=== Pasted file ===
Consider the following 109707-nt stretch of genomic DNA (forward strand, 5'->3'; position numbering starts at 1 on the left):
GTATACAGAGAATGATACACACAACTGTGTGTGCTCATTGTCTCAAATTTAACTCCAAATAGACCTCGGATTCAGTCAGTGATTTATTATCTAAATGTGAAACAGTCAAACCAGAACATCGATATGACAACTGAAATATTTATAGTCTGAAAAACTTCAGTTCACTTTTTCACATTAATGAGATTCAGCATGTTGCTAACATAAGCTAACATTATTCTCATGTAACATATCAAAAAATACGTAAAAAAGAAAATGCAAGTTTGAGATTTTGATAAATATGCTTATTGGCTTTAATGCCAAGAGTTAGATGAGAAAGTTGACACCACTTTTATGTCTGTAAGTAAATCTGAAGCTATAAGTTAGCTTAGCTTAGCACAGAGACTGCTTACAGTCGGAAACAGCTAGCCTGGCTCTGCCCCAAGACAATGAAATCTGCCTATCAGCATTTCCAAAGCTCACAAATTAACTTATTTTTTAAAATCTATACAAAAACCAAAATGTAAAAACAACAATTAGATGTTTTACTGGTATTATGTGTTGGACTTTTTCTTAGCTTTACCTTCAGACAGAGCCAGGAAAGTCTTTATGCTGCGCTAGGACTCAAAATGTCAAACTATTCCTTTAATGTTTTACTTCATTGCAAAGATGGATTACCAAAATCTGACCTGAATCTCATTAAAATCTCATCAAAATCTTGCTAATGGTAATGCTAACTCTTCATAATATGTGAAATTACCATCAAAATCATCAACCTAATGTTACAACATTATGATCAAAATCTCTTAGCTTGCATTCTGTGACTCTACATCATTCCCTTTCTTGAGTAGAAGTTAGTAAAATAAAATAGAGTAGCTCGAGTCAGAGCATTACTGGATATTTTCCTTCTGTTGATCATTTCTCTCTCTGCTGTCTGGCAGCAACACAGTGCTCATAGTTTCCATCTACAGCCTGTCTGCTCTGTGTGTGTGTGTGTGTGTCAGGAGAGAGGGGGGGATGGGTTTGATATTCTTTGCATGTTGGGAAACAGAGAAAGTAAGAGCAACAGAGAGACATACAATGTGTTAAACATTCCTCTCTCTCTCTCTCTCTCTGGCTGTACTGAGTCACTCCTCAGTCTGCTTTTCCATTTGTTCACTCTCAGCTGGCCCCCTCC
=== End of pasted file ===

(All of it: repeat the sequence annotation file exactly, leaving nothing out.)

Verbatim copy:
Consider the following 109707-nt stretch of genomic DNA (forward strand, 5'->3'; position numbering starts at 1 on the left):
GTATACAGAGAATGATACACACAACTGTGTGTGCTCATTGTCTCAAATTTAACTCCAAATAGACCTCGGATTCAGTCAGTGATTTATTATCTAAATGTGAAACAGTCAAACCAGAACATCGATATGACAACTGAAATATTTATAGTCTGAAAAACTTCAGTTCACTTTTTCACATTAATGAGATTCAGCATGTTGCTAACATAAGCTAACATTATTCTCATGTAACATATCAAAAAATACGTAAAAAAGAAAATGCAAGTTTGAGATTTTGATAAATATGCTTATTGGCTTTAATGCCAAGAGTTAGATGAGAAAGTTGACACCACTTTTATGTCTGTAAGTAAATCTGAAGCTATAAGTTAGCTTAGCTTAGCACAGAGACTGCTTACAGTCGGAAACAGCTAGCCTGGCTCTGCCCCAAGACAATGAAATCTGCCTATCAGCATTTCCAAAGCTCACAAATTAACTTATTTTTTAAAATCTATACAAAAACCAAAATGTAAAAACAACAATTAGATGTTTTACTGGTATTATGTGTTGGACTTTTTCTTAGCTTTACCTTCAGACAGAGCCAGGAAAGTCTTTATGCTGCGCTAGGACTCAAAATGTCAAACTATTCCTTTAATGTTTTACTTCATTGCAAAGATGGATTACCAAAATCTGACCTGAATCTCATTAAAATCTCATCAAAATCTTGCTAATGGTAATGCTAACTCTTCATAATATGTGAAATTACCATCAAAATCATCAACCTAATGTTACAACATTATGATCAAAATCTCTTAGCTTGCATTCTGTGACTCTACATCATTCCCTTTCTTGAGTAGAAGTTAGTAAAATAAAATAGAGTAGCTCGAGTCAGAGCATTACTGGATATTTTCCTTCTGTTGATCATTTCTCTCTCTGCTGTCTGGCAGCAACACAGTGCTCATAGTTTCCATCTACAGCCTGTCTGCTCTGTGTGTGTGTGTGTGTGTCAGGAGAGAGGGGGGGATGGGTTTGATATTCTTTGCATGTTGGGAAACAGAGAAAGTAAGAGCAACAGAGAGACATACAATGTGTTAAACATTCCTCTCTCTCTCTCTCTCTCTGGCTGTACTGAGTCACTCCTCAGTCTGCTTTTCCATTTGTTCACTCTCAGCTGGCCCCCTCC